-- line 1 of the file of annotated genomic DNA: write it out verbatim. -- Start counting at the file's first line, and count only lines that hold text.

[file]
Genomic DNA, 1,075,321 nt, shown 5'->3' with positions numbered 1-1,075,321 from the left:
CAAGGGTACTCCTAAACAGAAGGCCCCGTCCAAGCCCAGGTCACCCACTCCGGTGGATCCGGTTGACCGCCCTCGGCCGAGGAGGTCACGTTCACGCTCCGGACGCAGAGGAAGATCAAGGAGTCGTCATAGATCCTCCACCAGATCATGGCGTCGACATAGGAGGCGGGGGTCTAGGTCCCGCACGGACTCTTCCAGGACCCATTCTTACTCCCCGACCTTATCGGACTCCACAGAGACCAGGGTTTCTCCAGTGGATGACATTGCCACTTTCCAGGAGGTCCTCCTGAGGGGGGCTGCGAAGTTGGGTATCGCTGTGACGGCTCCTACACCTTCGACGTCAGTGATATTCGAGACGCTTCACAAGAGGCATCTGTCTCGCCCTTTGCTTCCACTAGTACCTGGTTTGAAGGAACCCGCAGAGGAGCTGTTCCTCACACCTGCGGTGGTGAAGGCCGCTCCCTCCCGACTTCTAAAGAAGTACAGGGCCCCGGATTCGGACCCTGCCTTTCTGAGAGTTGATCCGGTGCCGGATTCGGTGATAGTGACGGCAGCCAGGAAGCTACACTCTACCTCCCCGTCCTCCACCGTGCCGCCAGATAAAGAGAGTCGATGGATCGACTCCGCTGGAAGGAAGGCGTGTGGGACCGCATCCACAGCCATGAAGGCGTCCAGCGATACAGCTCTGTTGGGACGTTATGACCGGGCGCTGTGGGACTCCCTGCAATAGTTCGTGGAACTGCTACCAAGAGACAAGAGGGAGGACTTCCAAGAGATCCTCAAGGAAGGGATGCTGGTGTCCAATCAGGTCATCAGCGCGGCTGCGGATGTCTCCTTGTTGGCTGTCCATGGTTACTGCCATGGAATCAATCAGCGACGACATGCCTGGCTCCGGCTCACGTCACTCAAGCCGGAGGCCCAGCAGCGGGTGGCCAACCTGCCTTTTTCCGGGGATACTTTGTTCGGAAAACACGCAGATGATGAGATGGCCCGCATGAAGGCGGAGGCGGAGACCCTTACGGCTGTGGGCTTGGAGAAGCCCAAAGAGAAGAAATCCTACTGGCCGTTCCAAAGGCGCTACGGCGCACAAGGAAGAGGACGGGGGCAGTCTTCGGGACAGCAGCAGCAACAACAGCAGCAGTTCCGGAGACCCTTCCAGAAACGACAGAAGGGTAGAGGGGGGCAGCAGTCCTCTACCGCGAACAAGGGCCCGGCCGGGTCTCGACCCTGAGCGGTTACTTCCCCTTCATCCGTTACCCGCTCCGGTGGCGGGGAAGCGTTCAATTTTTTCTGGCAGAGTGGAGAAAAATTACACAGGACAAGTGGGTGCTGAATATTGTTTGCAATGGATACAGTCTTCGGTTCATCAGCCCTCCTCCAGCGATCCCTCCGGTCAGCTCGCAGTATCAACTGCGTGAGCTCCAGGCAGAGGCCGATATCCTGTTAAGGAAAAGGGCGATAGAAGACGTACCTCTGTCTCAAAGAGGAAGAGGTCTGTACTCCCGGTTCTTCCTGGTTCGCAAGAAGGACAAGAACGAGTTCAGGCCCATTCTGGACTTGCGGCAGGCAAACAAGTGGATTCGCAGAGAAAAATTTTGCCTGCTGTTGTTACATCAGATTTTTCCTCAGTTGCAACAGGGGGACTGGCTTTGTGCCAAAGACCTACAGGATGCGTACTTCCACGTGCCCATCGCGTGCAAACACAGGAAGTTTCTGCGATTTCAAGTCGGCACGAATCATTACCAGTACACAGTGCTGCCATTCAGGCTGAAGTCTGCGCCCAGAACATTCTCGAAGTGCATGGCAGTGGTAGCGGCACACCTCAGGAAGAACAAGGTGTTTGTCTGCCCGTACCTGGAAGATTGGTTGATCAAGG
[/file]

Genomic DNA, 1,075,321 nt, shown 5'->3' with positions numbered 1-1,075,321 from the left: